Though the average scores have increased only by 0.5 per cent in Delhi University’s first cut-off list, competition will certainly be more tough this time. The 2,000 odd city students who scored above 90 per cent in CBSE, face a stiff competition in subjects like B Com (P), BCom (H) and Economics (H).
And it’s not just the ‘elite’ colleges that are seeing an increase. Even the peripheral colleges too are showing a cut-off that is heading north. “This year, English (H) is up by one per cent, Economics (H), BCom (Pass) and BCom (Hs) are up by 1.5 per cent.
There has been no major change in science courses. Interestingly, most off-campus colleges have registered high scores this year, some in late eighties to early nineties,” said Suman Verma, Deputy Dean, Students' Welfare.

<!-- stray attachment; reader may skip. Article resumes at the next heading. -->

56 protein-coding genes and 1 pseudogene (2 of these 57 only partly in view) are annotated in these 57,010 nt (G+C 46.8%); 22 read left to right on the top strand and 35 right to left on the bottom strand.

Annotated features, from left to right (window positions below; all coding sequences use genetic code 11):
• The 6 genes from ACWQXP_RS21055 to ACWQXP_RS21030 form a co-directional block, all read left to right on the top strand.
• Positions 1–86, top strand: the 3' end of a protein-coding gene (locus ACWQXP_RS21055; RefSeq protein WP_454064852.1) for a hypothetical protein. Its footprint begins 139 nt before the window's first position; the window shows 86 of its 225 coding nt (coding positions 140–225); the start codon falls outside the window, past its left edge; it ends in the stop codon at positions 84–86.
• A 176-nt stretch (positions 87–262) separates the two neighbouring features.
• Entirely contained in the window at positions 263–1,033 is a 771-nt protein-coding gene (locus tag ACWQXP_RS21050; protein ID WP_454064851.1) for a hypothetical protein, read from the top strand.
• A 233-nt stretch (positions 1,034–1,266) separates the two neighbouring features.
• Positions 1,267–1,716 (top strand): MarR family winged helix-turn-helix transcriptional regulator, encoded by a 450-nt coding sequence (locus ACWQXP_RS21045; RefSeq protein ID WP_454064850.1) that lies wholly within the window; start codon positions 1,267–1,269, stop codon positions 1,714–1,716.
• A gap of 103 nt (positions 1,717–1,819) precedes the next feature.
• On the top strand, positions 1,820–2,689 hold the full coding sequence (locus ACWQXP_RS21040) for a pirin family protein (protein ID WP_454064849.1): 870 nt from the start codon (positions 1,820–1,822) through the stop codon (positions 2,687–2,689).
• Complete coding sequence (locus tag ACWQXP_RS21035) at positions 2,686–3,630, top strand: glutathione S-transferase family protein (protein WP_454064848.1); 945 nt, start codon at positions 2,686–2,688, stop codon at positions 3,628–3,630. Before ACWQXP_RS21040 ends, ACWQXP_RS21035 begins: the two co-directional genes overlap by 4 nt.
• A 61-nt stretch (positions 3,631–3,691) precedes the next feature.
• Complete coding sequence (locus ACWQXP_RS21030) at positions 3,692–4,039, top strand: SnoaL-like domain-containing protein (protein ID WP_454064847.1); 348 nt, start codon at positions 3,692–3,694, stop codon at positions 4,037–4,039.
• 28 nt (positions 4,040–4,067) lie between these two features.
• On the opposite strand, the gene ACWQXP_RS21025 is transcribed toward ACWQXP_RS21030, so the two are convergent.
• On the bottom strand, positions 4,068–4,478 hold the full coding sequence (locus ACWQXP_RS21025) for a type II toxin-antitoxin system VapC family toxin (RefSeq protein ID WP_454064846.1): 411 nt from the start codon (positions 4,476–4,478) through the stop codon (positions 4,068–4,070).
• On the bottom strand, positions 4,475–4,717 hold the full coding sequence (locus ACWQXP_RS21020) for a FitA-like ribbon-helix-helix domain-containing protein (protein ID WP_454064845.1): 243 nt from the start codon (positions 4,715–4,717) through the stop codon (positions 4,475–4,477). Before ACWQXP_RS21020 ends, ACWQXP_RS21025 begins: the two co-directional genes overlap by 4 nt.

The cut-off for the most sought after courses in the top rung colleges of DU have gone up by 1 to 2 per cent. The highest cut-off marks is for BCom (H), which has also received the largest number of applications this year, followed by Economics (H) and BCom (Pass).
Many attribute this high cut-off for the ‘liberal marking’ adopted by the CBSE. But CBSE officials deny the charge.
“The whole scoring process is scientific and mathematical. Other Boards should follow suit,” said Pavnesh Kumar, controller of examinations, CBSE.